Target features work of Oakland educator, author of children's books for Black History Month
OAKLAND, Calif. - This month, the work of an Oakland educator and celebrated author of children’s books was featured at Target stores to mark Black History Month. The author’s work and success also earned her a visit to the White House on Tuesday.
Claudia Walker has held many roles and careers. In addition to being the founder of a multi-media education company, focused on highlighting the Black experience, she currently works as a community school manager at Coliseum College Prep Academy in East Oakland, where she’s been for ten years.
But the path that led her to becoming an educator, author and company founder was not a direct one.
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Walker attended Spelman College in Atlanta, ranked among the country’s top Historically Black Colleges and Universities (HBCU). After graduating, she went to New York, where she worked on Wall Street as a financial analyst.
But she eventually left Wall Street to fulfill other aspirations, bringing the Oakland native back home.
"Although she enjoyed working in finance, Claudia’s first loves - writing and teaching - eventually drew her back to California," it explained on the website of her company HBCU Prep School.
In her work as a teacher, Walker found that she frequently shared with her students about her life at Spelman and her experiences on Wall Street, but she noticed many children could not relate.
"More often than not, she realized that they’d never been exposed to Black Colleges or to the world of investing," her company website shared.
So Walker set out to close that gap and put her skills as both educator and finance expert to work.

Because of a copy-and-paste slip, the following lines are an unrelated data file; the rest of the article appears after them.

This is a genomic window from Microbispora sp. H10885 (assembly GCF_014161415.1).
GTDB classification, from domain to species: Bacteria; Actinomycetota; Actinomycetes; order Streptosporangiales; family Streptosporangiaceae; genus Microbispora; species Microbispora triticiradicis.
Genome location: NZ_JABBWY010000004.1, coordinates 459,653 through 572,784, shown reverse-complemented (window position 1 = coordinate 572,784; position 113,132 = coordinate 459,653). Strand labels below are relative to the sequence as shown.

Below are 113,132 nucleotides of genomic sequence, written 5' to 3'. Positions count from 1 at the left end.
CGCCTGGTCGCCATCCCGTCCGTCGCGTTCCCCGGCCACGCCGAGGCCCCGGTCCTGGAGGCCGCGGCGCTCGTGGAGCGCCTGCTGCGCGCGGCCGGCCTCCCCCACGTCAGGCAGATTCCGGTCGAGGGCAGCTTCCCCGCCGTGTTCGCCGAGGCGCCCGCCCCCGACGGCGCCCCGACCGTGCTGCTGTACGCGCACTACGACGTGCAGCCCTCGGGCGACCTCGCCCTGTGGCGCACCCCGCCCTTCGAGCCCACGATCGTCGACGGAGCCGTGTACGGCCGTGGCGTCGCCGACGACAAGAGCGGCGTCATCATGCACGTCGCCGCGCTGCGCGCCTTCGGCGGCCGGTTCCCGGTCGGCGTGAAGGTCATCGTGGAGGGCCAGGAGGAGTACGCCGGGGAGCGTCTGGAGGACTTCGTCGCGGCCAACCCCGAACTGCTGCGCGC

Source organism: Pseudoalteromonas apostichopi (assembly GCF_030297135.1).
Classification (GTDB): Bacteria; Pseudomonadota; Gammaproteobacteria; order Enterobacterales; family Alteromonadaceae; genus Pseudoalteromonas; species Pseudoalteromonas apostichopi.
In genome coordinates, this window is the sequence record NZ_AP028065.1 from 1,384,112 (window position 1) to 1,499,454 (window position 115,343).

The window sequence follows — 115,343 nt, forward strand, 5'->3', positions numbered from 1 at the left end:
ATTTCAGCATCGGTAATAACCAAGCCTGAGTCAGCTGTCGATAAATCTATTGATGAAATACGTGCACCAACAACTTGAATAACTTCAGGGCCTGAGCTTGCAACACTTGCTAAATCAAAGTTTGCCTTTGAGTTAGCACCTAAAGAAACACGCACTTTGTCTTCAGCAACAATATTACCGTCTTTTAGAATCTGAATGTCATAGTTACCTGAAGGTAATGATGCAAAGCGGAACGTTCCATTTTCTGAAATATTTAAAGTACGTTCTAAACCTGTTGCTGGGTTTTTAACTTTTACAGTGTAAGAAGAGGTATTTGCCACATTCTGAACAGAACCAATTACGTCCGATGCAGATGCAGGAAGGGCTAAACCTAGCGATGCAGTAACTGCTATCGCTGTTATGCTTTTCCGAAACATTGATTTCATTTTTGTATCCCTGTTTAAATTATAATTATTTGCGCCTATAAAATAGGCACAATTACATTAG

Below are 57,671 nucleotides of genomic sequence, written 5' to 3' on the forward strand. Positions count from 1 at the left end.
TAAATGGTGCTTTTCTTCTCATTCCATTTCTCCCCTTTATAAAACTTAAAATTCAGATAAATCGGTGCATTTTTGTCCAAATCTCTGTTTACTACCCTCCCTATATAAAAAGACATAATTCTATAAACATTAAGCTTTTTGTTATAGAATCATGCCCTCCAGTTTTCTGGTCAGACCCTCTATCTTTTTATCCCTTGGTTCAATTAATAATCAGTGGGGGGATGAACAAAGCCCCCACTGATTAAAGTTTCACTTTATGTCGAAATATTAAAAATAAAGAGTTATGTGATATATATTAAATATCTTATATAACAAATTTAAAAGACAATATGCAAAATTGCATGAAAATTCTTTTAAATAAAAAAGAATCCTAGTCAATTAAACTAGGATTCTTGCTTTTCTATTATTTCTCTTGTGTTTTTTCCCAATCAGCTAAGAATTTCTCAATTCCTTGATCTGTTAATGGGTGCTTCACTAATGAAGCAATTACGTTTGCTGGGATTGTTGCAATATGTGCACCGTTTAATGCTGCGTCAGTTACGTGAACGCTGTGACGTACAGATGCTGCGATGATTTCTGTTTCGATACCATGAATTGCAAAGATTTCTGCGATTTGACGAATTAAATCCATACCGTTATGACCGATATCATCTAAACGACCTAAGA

"‘I wanted to be part of the solution so I started taking my students to college fairs, hosting summer enrichment camps, and teaching financial literacy classes," the author shared.
Despite those efforts, Walker said that she found "it wasn’t enough," and she took another leap, with hopes of garnering a greater reach. "I wanted to impact more students, so I decided to launch my own publishing company," she explained.
Through her self-published works, Walker has shared her knowledge and experiences, writing about the legacy HBCUs and also promoted financial literacy. Her best-selling series books include "The ABCs of HBCUs" and "The ABCs of Black Wall Street."
(OUSD/HBCU Prep School Publishing)
On Instagram, the author shared how emotional it was to see her books up on the shelves to celebrate Black History Month.
"Over the weekend my husband and I took a trip to Target to see my books on the BHM display and it was a surreal experience," she posted last month. "As a self published author, I’m so excited for all the opportunities that are opening for those of us who choose to create our own platform to share the stories that are in our heart."
Walker said that her role as a mother also helped her tell the stories in her heart and shape the messages she wanted to put out there, especially for young Black people.
"I’m a mom of three, and I read books to them at night, and I just recognized that there was a gap in the market for books that highlighted the things that I thought were important, specifically around Black colleges, Black culture, financial literacy," she shared in a news release from the Oakland Unified School District.
The exposure she’s received from the popularity of her books has led to a big nod of acknowledgment from the White House. The author was invited to take part in a roundtable discussion on Tuesday about Blacks in cybersecurity, Walked said.
"There are going to be some stakeholders there, some politicians there, and then we will announce commitments, and one of the commitments is that I will be writing a book about cyber security for children," the author explained.
Walker said that she hoped to be a source of inspiration for her young readers, not just through the pages of her books, where she sought to educate children on the opportunities and possibilities before them, but also through the success she’s achieved by going after her dreams.
"Just because you’re doing one particular thing, that doesn’t mean that that’s the end of the story for you," Walker said, adding, "I hope that the work I am putting out inspires the next generation of thought leaders, of artists, of HBCU graduates, of Wall Street analysts. You know, the sky’s the limit."